No matter if you're a microbusiness, small-to-medium-sized organization, a nonprofit or corporate giant, keeping these principles in mind in 2019 will help win buy-in and brand loyalty from two generations whose influence is only growing. The businesses that thrive and continue to do so are able to adapt to changing culture and thinking, and we'll see that play out in 2019.
If you've been thinking about selling your business, the new year presents a fresh start to take action. Between getting your financials together, finding and screening buyers, and deciding on a price, selling your business can take more time than is ideal.
The BusinessesForSale.com global broker survey showed that 32 percent of brokers claimed it took an average of one year to sell a business and 11.3 percent claimed it took an average of 18 months. If that's longer than your timeline allows or you want to get your business off your hands as soon as possible, the following guidelines are right for you. Here is what you need to do to sell your business by Labor Day of 2019.
1. Boost your sales now.
If your sales aren't already at a high point, do everything possible at the start of the new year to increase sales and expand your customer base. Buyers want to buy businesses when they're on an upswing, not when sales are low. This indicates to the buyer that the market for your products or services is substantial or growing and instills confidence that the business will be successful post-purchase. Whether it's by introducing a new product, expanding your services or increasing your marketing efforts, get your numbers in a good spot before seeking out prospective buyers.
It's also important during this time to diversify your customer base. It's common for small businesses to get a majority of their revenue from a few returning customers. However, if a prospective buyer notices that a high percentage of your revenue comes from one or two customers, they'll worry that revenue will drop significantly after transitioning ownership. Even though you're actively working to sell the business, expanding into new markets before selling can encourage more buyers and ultimately a higher selling price.
2. Get a professional valuation.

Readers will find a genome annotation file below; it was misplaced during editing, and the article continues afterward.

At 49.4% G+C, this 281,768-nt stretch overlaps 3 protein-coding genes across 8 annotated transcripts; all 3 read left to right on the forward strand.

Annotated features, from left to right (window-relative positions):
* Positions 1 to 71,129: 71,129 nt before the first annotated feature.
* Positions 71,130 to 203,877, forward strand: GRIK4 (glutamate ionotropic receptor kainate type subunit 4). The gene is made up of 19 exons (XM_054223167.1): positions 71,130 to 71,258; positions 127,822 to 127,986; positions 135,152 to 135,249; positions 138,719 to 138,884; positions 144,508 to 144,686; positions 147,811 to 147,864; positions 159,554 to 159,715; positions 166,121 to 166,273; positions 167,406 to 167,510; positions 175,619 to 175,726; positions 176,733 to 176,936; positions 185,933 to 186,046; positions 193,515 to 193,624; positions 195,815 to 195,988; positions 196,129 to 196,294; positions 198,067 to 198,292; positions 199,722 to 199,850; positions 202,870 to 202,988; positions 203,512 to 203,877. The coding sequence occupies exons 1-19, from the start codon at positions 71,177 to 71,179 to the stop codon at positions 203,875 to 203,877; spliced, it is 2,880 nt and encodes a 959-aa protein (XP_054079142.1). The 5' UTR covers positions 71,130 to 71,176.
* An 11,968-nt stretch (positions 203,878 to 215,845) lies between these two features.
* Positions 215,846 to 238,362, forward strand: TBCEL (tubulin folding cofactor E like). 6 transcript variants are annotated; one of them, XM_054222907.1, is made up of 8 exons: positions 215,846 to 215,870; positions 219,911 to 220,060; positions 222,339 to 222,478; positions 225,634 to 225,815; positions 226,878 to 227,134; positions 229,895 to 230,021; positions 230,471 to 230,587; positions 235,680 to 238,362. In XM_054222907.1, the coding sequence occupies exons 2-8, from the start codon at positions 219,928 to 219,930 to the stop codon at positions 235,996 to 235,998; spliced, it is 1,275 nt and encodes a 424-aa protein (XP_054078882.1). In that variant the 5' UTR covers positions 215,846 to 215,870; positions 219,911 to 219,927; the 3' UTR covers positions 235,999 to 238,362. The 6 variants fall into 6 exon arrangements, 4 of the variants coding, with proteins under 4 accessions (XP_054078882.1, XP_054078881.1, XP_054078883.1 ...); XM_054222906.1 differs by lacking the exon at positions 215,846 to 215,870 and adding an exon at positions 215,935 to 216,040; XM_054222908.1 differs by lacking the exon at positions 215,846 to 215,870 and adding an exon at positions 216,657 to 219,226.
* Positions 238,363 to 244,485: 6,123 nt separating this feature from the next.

When trying to sell your business, evaluating its worth and answering prospective buyers' questions can take up significant time. To expedite this process and ensure a reasonable asking price, it's important to get a professional valuation. A professional valuation will cover all important items that you may or may not have considered. By taking competition, finances and market health into account, a professional valuation will ensure a reasonable asking price, which will also help sell the business faster. After all, nothing turns buyers away like an unfairly high asking price.
When getting your business valuation, you should also receive a business summary. This document will outline all the factors that went into your asking price and streamline the answers to buyers' likely questions, which could otherwise slow down the process.
3. Hire a broker.
Finding, screening and negotiating with prospective buyers takes up the most time during a business sale. As a small business owner, you may not have the time to expertly navigate this network of buyers and accurately advocate for your business.
That's why a business broker is one of the best investments you can make while trying to sell your business. Not only do brokers know how to find qualified buyers quickly, they are experts at negotiating an asking price in your favor. They can do in weeks or months what may take you years to do. If selling your business in a short timeframe is truly important to you, a business broker is well worth the money.
4. Advertise aggressively.